Environmental concerns are rising up the corporate IT agenda with one-third of European organisations now taking "green" factors into account when evaluating and selecting IT suppliers.
Almost half (48 percent) of the European respondents in the report Tapping buyers' growing interest in green IT, by researcher Forrester, also said environmental concerns are "very important" in planning their company's IT operations.
Green action is less obvious in the US, where just 22 percent of organisations look at green factors when choosing suppliers and only 33 percent said environmental concerns are "very important" to the IT department.
At the Forrester IT Forum in Edinburgh this week, Forrester senior analyst Euan Davis admitted there is more talk than action around green IT at the moment, but warned it will become an increasingly important issue that organisations need to plan for.
He said: "It's an issue that is here to stay. I think there will be a carbon tax. If that happens firms will be looking at ways to cut emissions and make their business as carbon neutral as possible."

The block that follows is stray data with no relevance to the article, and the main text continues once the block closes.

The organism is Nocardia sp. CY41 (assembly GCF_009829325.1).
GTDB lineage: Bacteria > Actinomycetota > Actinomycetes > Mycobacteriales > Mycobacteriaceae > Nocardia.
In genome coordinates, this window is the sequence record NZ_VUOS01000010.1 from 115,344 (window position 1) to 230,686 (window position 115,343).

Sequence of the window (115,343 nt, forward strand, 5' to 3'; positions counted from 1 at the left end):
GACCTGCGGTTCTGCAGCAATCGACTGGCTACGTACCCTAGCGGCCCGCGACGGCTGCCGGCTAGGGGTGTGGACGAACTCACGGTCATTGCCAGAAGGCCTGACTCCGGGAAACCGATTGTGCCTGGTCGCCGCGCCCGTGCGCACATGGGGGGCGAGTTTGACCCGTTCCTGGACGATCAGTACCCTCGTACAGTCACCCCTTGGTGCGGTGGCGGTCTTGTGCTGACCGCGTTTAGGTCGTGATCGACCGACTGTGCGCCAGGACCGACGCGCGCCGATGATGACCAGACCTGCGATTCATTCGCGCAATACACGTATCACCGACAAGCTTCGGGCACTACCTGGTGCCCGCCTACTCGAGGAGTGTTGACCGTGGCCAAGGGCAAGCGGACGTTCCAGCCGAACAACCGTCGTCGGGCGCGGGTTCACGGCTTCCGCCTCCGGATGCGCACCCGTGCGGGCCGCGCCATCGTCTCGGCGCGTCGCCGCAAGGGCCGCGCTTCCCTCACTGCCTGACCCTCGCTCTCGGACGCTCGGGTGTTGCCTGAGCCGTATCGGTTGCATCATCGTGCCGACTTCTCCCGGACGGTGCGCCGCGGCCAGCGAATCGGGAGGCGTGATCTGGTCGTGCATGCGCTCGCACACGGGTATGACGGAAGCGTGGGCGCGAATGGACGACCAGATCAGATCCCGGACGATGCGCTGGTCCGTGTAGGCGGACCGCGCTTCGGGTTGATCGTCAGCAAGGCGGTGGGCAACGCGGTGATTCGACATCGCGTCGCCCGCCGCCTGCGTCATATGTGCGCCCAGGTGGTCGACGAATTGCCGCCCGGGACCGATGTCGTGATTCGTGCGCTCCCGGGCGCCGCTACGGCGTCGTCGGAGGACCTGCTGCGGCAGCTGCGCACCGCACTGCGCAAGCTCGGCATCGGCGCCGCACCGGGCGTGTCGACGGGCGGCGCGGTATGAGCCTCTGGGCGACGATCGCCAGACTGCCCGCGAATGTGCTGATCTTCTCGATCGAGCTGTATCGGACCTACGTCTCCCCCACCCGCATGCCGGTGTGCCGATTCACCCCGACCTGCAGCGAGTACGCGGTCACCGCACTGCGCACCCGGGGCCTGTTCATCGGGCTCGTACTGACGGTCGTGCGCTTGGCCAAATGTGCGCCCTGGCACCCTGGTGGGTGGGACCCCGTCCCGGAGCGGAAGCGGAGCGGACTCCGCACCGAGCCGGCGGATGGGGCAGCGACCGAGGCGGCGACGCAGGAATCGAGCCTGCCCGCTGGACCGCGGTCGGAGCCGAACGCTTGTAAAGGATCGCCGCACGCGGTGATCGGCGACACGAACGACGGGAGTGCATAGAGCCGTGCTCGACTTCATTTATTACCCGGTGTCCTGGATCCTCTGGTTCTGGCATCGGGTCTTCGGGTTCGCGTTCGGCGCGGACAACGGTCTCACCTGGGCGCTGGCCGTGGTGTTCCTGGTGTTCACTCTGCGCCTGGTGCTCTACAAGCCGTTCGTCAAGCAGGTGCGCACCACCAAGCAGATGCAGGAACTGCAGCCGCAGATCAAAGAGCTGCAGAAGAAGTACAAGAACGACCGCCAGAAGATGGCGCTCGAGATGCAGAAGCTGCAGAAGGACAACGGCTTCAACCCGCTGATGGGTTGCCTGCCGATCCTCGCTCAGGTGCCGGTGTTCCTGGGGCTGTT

His advice is for companies to start with "quick wins" such as switching off PCs at night and not printing off emails, before moving to a longer-term plan.
One result is that tech vendors will come under scrutiny over their own green strategy, and Davis said some banks already have a green "wish list" for preferred suppliers, which means not only having to tick the right boxes but being able to provide proof.
Davis said: "Switch your spending to support green behaviour. RFPs [request for proposals] will have a 'green' tinge and more and more firms are going to ask questions of their main suppliers."
But Davis said companies will have to "tread carefully" through the minefield of confusing and often inconsistent energy ratings and certifications used by suppliers.
Another area IT departments will have to tackle is the data centre. Davis said: "Data centres consume so much energy, you need to look at ways to reduce that, such as consolidation, virtualisation and top-notch heating and cooling systems."
Possible legislation and a carbon tax are the main push factors for IT departments taking green action. The pull factors are clients and customers who will increasingly demand action, but Forrester admits that cost savings are still the main driver for many.
Davis said: "Any argument to go green has to have a powerful cost argument."
The Forrester study questioned 124 IT operations and procurement professionals in Europe and North America.